Curves do not need much calculations and are easy to generate. Rosettes, friezes and kaleidoscopes are different. They need many calculations for each pixel, often using several evaluations of trigonometric functions and exponential functions. Fortunately, our PCs are fast. A simple timing experiment shows that they can do approximately 10 million evaluations of the sine function per second. Is this fast enough ?
Not really, depending on the results you want. Typical low resolution images for the web have 512*512 pixels and thus a quarter of a million pixels. They need some tenths of a second to generate and that is tolerable. But if you want high-resolution images similar to digital cameras, then you will get around ten million pixels. This would make you wait for tens of seconds. Sure, that’s boring and we want to do better.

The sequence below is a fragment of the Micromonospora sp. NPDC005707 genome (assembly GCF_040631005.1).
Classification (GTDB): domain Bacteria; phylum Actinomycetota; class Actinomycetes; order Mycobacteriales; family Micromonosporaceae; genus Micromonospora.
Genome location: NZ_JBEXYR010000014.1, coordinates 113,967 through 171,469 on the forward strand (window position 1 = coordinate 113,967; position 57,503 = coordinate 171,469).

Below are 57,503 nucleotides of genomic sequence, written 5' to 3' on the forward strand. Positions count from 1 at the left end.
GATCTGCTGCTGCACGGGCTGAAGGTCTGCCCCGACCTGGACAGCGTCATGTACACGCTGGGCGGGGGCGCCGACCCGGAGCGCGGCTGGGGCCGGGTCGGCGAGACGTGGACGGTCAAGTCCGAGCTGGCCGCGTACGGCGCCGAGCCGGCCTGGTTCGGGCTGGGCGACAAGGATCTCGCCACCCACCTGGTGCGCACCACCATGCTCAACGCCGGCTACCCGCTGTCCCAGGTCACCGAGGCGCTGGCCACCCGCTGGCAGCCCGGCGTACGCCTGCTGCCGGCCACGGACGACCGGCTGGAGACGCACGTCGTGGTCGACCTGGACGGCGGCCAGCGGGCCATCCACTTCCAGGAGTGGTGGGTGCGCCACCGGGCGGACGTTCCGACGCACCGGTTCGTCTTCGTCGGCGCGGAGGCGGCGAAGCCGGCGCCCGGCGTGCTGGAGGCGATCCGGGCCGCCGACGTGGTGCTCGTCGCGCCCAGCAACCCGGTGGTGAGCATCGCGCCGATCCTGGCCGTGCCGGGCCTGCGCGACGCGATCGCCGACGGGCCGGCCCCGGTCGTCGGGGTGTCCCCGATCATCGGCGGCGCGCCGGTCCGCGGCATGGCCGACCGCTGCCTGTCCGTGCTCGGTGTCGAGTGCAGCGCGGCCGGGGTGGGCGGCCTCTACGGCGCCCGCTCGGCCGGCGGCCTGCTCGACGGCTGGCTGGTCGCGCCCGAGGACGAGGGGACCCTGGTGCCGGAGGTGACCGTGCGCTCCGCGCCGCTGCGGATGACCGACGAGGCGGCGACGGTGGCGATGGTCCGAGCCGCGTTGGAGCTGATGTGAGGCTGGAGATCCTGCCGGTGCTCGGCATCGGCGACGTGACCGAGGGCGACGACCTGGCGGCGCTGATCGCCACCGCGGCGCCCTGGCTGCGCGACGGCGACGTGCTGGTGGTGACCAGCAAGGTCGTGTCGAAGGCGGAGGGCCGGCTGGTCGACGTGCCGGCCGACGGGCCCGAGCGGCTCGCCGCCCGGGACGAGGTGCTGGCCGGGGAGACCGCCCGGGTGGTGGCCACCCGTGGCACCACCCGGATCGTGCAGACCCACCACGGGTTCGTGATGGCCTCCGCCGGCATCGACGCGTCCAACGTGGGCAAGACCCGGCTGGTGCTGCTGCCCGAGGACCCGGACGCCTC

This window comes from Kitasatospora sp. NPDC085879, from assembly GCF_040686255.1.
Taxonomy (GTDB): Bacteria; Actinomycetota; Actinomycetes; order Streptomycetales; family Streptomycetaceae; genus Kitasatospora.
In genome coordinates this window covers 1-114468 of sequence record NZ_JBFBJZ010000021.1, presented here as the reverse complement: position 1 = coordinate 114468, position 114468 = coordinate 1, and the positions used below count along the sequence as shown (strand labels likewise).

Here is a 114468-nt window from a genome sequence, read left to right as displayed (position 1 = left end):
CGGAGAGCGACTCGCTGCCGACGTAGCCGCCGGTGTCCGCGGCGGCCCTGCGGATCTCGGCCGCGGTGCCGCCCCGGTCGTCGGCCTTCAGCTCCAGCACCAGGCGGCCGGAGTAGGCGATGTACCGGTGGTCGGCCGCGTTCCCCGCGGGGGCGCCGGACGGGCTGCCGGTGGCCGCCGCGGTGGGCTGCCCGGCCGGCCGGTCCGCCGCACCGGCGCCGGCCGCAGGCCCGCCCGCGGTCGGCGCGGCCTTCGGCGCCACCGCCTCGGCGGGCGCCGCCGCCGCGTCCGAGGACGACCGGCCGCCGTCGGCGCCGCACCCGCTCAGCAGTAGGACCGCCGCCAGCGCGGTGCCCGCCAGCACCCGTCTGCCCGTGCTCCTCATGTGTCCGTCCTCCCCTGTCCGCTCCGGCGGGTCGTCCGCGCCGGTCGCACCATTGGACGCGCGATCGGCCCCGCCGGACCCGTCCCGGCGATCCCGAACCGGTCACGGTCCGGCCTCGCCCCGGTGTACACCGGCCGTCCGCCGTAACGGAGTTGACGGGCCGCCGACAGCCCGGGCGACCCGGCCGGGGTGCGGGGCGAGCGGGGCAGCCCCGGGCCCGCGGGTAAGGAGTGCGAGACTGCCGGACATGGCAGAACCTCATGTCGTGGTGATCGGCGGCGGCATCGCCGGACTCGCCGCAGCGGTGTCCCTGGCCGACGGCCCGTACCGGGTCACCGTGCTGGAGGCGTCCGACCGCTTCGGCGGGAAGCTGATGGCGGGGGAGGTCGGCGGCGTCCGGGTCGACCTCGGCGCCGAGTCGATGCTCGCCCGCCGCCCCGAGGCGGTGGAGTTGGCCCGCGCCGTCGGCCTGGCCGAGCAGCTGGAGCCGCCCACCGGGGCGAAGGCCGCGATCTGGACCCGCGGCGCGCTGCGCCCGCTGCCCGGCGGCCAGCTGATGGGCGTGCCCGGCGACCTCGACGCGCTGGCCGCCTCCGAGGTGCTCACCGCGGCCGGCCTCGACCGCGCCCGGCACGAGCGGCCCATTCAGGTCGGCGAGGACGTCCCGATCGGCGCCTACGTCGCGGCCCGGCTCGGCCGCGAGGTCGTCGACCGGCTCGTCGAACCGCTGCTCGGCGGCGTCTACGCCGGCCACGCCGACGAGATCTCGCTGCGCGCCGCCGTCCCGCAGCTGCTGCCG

We can use tables to make much faster approximations of functions, as I will discuss in forthcoming posts. And we will see that there is a large difference in the speed of different browsers. This is important too for other image creation methods such as generative design and evolutionary creation.